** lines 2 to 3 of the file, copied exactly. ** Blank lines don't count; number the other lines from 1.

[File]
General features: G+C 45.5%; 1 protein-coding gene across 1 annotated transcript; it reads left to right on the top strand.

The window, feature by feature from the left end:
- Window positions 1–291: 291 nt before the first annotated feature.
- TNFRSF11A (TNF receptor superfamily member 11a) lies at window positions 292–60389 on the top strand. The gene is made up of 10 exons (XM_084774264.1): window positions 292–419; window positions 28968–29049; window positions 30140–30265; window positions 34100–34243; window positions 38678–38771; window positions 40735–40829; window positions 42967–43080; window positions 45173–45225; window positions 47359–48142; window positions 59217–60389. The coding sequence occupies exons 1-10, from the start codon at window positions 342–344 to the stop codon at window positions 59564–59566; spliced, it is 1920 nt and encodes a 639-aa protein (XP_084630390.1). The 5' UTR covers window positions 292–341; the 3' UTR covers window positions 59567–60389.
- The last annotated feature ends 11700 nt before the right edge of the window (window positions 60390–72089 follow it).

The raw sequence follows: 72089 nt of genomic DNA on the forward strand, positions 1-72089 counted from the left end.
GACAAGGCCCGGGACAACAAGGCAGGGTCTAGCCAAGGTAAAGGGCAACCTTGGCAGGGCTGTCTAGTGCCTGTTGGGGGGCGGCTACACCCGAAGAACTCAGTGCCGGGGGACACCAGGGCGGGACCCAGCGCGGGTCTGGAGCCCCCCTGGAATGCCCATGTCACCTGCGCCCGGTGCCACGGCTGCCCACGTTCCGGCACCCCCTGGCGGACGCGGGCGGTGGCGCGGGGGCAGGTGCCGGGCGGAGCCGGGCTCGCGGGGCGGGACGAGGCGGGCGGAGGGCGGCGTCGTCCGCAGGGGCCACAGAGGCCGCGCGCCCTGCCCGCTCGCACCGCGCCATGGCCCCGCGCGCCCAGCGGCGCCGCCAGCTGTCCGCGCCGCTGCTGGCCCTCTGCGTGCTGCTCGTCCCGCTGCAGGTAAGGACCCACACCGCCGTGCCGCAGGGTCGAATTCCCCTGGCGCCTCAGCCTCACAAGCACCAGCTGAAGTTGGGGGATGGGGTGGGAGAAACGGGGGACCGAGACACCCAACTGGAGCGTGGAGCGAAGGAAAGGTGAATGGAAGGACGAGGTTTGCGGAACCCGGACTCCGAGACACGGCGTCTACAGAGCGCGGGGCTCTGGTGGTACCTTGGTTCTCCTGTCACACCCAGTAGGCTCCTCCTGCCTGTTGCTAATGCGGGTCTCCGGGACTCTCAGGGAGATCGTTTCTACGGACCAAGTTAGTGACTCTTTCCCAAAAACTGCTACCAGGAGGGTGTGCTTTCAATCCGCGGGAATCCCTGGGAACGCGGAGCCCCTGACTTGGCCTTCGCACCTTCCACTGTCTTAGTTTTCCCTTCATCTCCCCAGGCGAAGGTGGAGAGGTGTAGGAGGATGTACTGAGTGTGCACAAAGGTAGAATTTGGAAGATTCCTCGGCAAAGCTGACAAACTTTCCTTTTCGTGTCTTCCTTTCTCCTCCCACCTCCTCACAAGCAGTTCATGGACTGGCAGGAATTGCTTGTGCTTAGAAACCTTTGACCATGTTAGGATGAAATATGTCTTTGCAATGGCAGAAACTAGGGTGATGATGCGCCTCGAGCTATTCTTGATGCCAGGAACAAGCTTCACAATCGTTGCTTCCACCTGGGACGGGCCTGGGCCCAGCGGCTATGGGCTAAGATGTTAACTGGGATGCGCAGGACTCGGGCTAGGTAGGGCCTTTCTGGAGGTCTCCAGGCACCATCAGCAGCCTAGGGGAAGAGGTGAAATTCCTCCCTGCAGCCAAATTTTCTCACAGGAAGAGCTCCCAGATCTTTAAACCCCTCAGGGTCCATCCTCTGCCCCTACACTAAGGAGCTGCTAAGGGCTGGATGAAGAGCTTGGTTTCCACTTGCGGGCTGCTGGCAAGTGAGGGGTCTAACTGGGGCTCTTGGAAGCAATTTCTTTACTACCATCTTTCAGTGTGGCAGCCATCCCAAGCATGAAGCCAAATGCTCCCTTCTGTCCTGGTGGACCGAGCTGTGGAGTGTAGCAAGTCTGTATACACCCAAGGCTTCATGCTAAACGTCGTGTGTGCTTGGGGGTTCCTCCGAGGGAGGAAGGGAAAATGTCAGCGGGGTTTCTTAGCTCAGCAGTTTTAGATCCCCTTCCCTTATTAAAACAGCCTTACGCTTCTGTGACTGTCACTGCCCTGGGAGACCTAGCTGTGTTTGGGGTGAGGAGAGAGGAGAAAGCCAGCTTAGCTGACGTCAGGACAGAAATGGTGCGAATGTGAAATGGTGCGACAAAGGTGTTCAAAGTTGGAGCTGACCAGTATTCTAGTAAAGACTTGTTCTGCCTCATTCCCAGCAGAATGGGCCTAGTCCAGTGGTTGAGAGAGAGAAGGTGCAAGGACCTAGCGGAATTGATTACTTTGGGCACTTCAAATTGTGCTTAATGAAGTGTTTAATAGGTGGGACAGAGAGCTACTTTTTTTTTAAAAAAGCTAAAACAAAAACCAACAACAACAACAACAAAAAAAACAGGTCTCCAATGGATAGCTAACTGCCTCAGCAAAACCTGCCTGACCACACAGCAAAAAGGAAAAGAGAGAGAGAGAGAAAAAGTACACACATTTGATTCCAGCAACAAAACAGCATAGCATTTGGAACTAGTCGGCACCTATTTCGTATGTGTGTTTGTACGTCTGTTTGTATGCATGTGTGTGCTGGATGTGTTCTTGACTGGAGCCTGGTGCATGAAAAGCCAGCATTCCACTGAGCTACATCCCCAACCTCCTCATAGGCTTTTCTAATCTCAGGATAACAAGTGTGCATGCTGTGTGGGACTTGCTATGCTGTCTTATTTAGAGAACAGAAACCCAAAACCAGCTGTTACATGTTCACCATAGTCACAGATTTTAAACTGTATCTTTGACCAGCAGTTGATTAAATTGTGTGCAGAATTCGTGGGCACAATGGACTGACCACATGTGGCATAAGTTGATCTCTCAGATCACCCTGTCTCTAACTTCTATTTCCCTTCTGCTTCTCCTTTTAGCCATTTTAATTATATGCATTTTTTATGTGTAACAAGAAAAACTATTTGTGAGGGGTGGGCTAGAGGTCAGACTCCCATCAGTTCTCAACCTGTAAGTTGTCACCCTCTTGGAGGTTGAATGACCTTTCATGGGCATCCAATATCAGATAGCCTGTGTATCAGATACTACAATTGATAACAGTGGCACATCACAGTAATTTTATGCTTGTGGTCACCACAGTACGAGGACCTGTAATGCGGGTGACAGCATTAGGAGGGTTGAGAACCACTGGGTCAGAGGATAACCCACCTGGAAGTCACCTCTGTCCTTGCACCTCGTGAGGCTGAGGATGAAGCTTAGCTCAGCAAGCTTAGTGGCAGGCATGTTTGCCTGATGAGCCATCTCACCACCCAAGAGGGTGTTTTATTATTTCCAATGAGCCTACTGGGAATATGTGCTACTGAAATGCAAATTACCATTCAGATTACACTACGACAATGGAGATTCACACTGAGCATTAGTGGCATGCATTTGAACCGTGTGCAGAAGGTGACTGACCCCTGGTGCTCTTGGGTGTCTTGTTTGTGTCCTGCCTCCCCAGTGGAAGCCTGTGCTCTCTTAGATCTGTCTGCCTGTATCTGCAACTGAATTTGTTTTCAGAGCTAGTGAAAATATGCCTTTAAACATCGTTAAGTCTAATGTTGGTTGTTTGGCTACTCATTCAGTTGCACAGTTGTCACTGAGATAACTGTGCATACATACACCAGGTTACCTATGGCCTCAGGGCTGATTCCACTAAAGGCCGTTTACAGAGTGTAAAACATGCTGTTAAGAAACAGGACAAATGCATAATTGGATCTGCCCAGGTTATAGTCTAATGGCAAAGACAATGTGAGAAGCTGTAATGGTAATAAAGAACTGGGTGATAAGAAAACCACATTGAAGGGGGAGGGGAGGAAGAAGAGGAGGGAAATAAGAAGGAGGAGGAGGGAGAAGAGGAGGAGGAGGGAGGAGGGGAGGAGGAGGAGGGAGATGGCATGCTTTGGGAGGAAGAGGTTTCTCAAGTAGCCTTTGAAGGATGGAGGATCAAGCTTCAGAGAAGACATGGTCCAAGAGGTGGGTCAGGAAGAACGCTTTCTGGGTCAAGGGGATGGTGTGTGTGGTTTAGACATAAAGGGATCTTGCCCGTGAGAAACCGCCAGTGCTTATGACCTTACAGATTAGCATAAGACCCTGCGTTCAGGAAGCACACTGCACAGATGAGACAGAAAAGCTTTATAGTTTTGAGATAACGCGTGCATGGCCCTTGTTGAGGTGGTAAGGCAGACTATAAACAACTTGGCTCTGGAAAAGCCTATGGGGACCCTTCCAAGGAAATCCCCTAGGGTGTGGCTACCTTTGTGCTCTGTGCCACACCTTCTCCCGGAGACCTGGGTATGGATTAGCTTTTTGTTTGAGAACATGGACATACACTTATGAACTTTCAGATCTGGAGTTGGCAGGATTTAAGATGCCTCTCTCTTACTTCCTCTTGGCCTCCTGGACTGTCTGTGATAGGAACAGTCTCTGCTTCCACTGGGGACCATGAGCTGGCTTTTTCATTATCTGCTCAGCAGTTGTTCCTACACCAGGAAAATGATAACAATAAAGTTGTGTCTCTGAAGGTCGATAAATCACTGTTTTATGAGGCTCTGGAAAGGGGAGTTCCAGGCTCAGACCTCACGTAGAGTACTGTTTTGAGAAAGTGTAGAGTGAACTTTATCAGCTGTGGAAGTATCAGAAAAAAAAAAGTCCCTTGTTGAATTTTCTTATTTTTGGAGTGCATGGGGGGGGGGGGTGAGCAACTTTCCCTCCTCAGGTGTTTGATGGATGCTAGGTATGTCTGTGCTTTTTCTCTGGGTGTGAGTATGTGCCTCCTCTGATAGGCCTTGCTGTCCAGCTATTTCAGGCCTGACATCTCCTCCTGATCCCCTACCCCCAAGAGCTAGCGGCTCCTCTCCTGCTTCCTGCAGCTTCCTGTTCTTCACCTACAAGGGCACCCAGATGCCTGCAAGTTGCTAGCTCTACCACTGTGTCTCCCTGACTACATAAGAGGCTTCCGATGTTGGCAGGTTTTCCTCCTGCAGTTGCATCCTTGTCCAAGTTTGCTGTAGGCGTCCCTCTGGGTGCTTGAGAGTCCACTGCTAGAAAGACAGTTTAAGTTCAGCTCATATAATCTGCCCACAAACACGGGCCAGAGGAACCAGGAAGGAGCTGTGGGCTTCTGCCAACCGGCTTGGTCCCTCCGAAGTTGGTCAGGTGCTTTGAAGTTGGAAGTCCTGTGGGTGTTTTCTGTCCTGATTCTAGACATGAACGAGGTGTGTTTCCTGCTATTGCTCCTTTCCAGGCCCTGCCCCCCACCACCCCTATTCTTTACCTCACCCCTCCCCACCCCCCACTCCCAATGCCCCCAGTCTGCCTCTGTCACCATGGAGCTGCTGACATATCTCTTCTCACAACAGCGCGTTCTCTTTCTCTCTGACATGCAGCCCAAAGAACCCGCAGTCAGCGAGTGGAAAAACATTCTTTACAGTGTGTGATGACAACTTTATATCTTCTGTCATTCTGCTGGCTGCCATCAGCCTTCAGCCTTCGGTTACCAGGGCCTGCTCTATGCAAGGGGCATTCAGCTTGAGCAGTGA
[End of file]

The window, feature by feature from the left end:
- Window positions 1–291: 291 nt before the first annotated feature.